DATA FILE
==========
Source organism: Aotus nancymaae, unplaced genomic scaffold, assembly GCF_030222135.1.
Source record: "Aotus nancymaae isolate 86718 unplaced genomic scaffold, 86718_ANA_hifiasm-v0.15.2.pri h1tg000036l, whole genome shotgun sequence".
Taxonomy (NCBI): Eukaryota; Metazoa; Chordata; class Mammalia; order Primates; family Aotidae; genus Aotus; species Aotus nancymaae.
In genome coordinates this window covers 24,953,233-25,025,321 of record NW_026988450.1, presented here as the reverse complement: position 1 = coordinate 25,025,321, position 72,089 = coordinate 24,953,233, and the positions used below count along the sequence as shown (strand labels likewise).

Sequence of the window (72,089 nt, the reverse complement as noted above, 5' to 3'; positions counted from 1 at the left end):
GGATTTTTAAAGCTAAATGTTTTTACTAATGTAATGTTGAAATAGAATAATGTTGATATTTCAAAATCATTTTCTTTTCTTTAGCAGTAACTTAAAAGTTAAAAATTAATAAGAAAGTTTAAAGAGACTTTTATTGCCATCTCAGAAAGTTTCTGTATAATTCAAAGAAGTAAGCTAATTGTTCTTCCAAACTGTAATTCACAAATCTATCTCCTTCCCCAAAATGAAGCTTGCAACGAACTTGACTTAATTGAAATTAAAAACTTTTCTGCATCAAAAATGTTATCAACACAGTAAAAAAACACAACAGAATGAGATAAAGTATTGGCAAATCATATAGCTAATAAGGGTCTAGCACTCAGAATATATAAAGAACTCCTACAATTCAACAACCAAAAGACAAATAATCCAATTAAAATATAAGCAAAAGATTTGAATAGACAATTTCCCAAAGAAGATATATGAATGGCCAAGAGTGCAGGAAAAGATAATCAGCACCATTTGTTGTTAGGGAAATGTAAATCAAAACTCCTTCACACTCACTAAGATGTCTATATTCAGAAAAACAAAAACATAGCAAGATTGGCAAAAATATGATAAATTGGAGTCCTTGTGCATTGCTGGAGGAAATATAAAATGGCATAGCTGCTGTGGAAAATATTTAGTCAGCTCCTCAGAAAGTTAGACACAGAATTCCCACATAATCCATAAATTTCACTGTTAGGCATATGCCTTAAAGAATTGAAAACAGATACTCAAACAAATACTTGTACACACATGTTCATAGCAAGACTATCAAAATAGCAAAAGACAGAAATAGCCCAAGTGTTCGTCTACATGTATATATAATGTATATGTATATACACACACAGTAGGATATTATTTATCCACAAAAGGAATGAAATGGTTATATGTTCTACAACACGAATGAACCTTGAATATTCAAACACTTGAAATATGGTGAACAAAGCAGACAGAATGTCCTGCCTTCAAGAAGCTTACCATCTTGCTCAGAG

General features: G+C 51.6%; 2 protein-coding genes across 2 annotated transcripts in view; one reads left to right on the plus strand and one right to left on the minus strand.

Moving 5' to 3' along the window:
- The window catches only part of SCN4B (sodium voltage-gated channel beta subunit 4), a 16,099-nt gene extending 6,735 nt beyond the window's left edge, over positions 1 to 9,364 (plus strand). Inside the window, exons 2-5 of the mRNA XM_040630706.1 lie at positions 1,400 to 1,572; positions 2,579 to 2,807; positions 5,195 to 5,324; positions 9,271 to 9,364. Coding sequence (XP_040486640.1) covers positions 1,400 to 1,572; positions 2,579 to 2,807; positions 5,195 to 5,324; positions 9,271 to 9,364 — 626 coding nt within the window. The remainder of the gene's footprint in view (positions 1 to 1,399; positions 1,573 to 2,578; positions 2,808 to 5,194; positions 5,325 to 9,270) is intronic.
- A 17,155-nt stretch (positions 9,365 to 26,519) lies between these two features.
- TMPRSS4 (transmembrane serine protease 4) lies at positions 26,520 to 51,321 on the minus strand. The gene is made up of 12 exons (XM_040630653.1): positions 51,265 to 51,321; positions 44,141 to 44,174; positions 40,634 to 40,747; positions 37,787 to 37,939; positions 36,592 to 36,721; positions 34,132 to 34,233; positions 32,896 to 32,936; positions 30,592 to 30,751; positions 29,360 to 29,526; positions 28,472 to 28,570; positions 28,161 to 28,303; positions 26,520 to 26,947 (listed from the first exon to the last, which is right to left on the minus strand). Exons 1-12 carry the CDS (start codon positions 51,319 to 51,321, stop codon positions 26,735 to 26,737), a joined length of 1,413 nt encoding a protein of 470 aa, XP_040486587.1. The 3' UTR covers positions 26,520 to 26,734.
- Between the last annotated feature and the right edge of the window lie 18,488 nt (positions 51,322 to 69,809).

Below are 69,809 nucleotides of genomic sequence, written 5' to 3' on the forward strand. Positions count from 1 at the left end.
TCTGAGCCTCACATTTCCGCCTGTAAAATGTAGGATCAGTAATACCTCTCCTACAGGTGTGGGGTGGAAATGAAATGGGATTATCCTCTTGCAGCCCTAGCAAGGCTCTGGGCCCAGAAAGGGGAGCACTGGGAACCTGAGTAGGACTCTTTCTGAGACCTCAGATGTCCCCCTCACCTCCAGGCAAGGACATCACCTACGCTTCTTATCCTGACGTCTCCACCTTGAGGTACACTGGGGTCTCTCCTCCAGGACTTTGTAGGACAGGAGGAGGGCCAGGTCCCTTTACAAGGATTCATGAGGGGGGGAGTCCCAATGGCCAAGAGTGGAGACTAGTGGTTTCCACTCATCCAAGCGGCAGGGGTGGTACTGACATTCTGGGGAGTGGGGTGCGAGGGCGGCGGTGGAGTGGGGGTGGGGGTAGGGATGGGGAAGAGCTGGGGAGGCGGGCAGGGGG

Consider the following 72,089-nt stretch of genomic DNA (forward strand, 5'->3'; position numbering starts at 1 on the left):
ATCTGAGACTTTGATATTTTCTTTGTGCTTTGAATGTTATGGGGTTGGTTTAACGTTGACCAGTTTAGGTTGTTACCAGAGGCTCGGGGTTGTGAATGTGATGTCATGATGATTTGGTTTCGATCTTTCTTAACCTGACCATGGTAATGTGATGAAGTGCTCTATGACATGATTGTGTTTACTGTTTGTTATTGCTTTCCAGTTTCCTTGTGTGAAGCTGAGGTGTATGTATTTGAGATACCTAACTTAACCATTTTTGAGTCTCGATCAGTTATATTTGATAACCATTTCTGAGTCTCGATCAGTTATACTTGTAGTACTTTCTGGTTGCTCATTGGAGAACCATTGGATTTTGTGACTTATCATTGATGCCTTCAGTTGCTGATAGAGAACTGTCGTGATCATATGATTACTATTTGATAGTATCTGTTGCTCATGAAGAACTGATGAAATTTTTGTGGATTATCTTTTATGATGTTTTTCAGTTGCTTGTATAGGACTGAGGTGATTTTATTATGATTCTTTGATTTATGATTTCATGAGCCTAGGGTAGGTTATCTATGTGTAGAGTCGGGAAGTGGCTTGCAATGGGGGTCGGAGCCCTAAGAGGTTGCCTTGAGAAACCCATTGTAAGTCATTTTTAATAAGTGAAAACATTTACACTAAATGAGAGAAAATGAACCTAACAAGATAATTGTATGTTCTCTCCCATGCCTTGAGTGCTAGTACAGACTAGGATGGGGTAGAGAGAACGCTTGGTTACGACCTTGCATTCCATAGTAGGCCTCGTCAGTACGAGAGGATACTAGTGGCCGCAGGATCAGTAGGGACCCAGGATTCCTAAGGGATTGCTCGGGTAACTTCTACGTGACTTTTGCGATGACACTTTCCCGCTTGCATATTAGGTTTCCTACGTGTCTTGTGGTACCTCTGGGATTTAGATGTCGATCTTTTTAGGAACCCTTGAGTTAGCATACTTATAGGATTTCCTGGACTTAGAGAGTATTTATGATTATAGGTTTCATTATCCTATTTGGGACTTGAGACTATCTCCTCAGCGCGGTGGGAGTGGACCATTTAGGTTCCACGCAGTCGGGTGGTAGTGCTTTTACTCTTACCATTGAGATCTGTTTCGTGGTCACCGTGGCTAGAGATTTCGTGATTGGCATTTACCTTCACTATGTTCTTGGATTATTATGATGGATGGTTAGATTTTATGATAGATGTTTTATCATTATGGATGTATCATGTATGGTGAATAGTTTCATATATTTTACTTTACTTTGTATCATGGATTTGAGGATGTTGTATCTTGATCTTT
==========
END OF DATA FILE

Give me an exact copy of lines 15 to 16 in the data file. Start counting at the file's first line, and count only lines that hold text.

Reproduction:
Consider the following 72,089-nt stretch of genomic DNA (forward strand, 5'->3'; position numbering starts at 1 on the left):
ATCTGAGACTTTGATATTTTCTTTGTGCTTTGAATGTTATGGGGTTGGTTTAACGTTGACCAGTTTAGGTTGTTACCAGAGGCTCGGGGTTGTGAATGTGATGTCATGATGATTTGGTTTCGATCTTTCTTAACCTGACCATGGTAATGTGATGAAGTGCTCTATGACATGATTGTGTTTACTGTTTGTTATTGCTTTCCAGTTTCCTTGTGTGAAGCTGAGGTGTATGTATTTGAGATACCTAACTTAACCATTTTTGAGTCTCGATCAGTTATATTTGATAACCATTTCTGAGTCTCGATCAGTTATACTTGTAGTACTTTCTGGTTGCTCATTGGAGAACCATTGGATTTTGTGACTTATCATTGATGCCTTCAGTTGCTGATAGAGAACTGTCGTGATCATATGATTACTATTTGATAGTATCTGTTGCTCATGAAGAACTGATGAAATTTTTGTGGATTATCTTTTATGATGTTTTTCAGTTGCTTGTATAGGACTGAGGTGATTTTATTATGATTCTTTGATTTATGATTTCATGAGCCTAGGGTAGGTTATCTATGTGTAGAGTCGGGAAGTGGCTTGCAATGGGGGTCGGAGCCCTAAGAGGTTGCCTTGAGAAACCCATTGTAAGTCATTTTTAATAAGTGAAAACATTTACACTAAATGAGAGAAAATGAACCTAACAAGATAATTGTATGTTCTCTCCCATGCCTTGAGTGCTAGTACAGACTAGGATGGGGTAGAGAGAACGCTTGGTTACGACCTTGCATTCCATAGTAGGCCTCGTCAGTACGAGAGGATACTAGTGGCCGCAGGATCAGTAGGGACCCAGGATTCCTAAGGGATTGCTCGGGTAACTTCTACGTGACTTTTGCGATGACACTTTCCCGCTTGCATATTAGGTTTCCTACGTGTCTTGTGGTACCTCTGGGATTTAGATGTCGATCTTTTTAGGAACCCTTGAGTTAGCATACTTATAGGATTTCCTGGACTTAGAGAGTATTTATGATTATAGGTTTCATTATCCTATTTGGGACTTGAGACTATCTCCTCAGCGCGGTGGGAGTGGACCATTTAGGTTCCACGCAGTCGGGTGGTAGTGCTTTTACTCTTACCATTGAGATCTGTTTCGTGGTCACCGTGGCTAGAGATTTCGTGATTGGCATTTACCTTCACTATGTTCTTGGATTATTATGATGGATGGTTAGATTTTATGATAGATGTTTTATCATTATGGATGTATCATGTATGGTGAATAGTTTCATATATTTTACTTTACTTTGTATCATGGATTTGAGGATGTTGTATCTTGATCTTT